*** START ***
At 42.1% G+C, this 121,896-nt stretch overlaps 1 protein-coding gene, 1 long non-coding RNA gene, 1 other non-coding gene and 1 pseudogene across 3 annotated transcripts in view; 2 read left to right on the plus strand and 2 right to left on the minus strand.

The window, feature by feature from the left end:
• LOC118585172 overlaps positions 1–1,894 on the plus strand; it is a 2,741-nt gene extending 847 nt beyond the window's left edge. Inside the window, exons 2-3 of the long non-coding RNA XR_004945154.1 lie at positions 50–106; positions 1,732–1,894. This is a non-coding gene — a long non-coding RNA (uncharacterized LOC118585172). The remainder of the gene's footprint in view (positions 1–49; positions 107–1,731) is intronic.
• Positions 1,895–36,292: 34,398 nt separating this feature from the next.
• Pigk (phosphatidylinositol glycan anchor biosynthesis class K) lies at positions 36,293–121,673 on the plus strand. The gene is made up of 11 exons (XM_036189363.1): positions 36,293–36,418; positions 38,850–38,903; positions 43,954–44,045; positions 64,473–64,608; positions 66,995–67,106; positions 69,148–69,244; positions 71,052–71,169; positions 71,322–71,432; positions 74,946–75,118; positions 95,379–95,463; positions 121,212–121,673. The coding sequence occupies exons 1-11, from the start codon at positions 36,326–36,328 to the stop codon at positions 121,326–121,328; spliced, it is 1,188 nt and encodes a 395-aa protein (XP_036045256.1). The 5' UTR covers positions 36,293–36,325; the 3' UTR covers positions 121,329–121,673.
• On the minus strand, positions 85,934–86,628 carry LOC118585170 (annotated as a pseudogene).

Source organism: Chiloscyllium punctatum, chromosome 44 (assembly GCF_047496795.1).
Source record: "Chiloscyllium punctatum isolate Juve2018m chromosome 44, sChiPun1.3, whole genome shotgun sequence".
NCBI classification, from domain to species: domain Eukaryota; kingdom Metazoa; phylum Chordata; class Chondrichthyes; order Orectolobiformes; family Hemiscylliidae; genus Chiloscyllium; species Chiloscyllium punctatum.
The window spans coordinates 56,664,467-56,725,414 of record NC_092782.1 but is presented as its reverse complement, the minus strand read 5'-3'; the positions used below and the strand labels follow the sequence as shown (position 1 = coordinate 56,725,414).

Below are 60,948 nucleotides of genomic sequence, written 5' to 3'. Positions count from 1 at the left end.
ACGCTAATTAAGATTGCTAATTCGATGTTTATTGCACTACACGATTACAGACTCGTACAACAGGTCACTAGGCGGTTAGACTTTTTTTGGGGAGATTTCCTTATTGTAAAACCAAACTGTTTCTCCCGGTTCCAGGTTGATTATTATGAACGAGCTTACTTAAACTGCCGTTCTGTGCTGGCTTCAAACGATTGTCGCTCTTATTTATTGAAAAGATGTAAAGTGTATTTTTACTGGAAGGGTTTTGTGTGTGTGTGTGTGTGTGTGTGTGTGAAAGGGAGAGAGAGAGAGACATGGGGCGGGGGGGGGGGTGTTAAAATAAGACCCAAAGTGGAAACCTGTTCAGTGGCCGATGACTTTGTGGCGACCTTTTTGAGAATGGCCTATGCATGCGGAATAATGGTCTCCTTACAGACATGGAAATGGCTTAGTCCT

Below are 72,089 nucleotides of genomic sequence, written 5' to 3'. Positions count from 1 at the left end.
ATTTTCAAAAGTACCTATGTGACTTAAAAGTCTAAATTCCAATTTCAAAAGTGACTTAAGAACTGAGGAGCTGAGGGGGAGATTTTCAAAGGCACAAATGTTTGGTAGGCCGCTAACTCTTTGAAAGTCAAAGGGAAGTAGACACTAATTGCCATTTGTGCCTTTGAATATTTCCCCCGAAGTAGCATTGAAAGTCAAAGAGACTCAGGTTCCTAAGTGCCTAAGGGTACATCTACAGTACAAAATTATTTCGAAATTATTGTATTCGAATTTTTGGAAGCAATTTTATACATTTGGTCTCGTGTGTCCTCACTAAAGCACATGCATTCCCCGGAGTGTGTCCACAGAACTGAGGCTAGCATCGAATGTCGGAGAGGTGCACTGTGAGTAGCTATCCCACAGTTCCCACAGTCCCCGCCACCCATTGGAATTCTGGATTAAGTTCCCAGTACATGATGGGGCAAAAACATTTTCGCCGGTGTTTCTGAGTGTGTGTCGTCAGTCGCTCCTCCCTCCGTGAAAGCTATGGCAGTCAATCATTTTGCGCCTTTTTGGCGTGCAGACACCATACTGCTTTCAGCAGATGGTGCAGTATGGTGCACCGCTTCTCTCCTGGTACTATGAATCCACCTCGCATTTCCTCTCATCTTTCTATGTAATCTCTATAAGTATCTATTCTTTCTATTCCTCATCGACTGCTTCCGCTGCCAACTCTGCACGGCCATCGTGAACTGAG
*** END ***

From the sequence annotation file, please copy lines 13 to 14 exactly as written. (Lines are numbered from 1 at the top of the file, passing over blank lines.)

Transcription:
Below are 72,089 nucleotides of genomic sequence, written 5' to 3'. Positions count from 1 at the left end.
ATTTTCAAAAGTACCTATGTGACTTAAAAGTCTAAATTCCAATTTCAAAAGTGACTTAAGAACTGAGGAGCTGAGGGGGAGATTTTCAAAGGCACAAATGTTTGGTAGGCCGCTAACTCTTTGAAAGTCAAAGGGAAGTAGACACTAATTGCCATTTGTGCCTTTGAATATTTCCCCCGAAGTAGCATTGAAAGTCAAAGAGACTCAGGTTCCTAAGTGCCTAAGGGTACATCTACAGTACAAAATTATTTCGAAATTATTGTATTCGAATTTTTGGAAGCAATTTTATACATTTGGTCTCGTGTGTCCTCACTAAAGCACATGCATTCCCCGGAGTGTGTCCACAGAACTGAGGCTAGCATCGAATGTCGGAGAGGTGCACTGTGAGTAGCTATCCCACAGTTCCCACAGTCCCCGCCACCCATTGGAATTCTGGATTAAGTTCCCAGTACATGATGGGGCAAAAACATTTTCGCCGGTGTTTCTGAGTGTGTGTCGTCAGTCGCTCCTCCCTCCGTGAAAGCTATGGCAGTCAATCATTTTGCGCCTTTTTGGCGTGCAGACACCATACTGCTTTCAGCAGATGGTGCAGTATGGTGCACCGCTTCTCTCCTGGTACTATGAATCCACCTCGCATTTCCTCTCATCTTTCTATGTAATCTCTATAAGTATCTATTCTTTCTATTCCTCATCGACTGCTTCCGCTGCCAACTCTGCACGGCCATCGTGAACTGAG